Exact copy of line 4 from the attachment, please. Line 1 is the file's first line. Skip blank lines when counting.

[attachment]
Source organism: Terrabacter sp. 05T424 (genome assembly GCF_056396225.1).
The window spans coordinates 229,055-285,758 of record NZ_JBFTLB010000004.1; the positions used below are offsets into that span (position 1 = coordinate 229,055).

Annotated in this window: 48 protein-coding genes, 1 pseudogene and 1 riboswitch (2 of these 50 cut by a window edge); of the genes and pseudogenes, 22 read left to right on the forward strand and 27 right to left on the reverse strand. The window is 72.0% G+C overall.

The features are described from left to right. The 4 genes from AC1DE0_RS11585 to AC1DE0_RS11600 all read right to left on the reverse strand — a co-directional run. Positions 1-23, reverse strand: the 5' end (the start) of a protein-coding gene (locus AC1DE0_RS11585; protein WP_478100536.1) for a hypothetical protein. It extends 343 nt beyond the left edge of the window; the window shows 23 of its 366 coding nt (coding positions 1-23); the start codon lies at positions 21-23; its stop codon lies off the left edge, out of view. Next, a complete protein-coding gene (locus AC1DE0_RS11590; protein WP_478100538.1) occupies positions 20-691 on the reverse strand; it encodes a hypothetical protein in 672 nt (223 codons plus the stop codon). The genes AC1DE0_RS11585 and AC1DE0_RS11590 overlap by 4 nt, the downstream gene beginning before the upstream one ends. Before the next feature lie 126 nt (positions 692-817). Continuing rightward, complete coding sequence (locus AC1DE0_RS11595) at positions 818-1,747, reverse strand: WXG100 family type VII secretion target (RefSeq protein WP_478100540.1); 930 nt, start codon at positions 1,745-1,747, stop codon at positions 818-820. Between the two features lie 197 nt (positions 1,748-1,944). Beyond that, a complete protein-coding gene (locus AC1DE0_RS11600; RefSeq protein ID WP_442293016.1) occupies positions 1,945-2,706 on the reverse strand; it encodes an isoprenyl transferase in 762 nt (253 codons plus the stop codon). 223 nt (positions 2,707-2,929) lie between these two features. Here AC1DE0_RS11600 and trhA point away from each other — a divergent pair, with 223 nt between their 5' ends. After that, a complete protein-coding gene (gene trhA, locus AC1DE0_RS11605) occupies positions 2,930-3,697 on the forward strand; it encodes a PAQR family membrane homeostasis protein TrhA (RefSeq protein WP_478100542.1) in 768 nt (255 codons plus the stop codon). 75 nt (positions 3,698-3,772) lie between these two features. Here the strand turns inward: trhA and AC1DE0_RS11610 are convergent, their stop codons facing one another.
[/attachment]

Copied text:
The features are described from left to right. The 4 genes from AC1DE0_RS11585 to AC1DE0_RS11600 all read right to left on the reverse strand — a co-directional run. Positions 1-23, reverse strand: the 5' end (the start) of a protein-coding gene (locus AC1DE0_RS11585; protein WP_478100536.1) for a hypothetical protein. It extends 343 nt beyond the left edge of the window; the window shows 23 of its 366 coding nt (coding positions 1-23); the start codon lies at positions 21-23; its stop codon lies off the left edge, out of view. Next, a complete protein-coding gene (locus AC1DE0_RS11590; protein WP_478100538.1) occupies positions 20-691 on the reverse strand; it encodes a hypothetical protein in 672 nt (223 codons plus the stop codon). The genes AC1DE0_RS11585 and AC1DE0_RS11590 overlap by 4 nt, the downstream gene beginning before the upstream one ends. Before the next feature lie 126 nt (positions 692-817). Continuing rightward, complete coding sequence (locus AC1DE0_RS11595) at positions 818-1,747, reverse strand: WXG100 family type VII secretion target (RefSeq protein WP_478100540.1); 930 nt, start codon at positions 1,745-1,747, stop codon at positions 818-820. Between the two features lie 197 nt (positions 1,748-1,944). Beyond that, a complete protein-coding gene (locus AC1DE0_RS11600; RefSeq protein ID WP_442293016.1) occupies positions 1,945-2,706 on the reverse strand; it encodes an isoprenyl transferase in 762 nt (253 codons plus the stop codon). 223 nt (positions 2,707-2,929) lie between these two features. Here AC1DE0_RS11600 and trhA point away from each other — a divergent pair, with 223 nt between their 5' ends. After that, a complete protein-coding gene (gene trhA, locus AC1DE0_RS11605) occupies positions 2,930-3,697 on the forward strand; it encodes a PAQR family membrane homeostasis protein TrhA (RefSeq protein WP_478100542.1) in 768 nt (255 codons plus the stop codon). 75 nt (positions 3,698-3,772) lie between these two features. Here the strand turns inward: trhA and AC1DE0_RS11610 are convergent, their stop codons facing one another.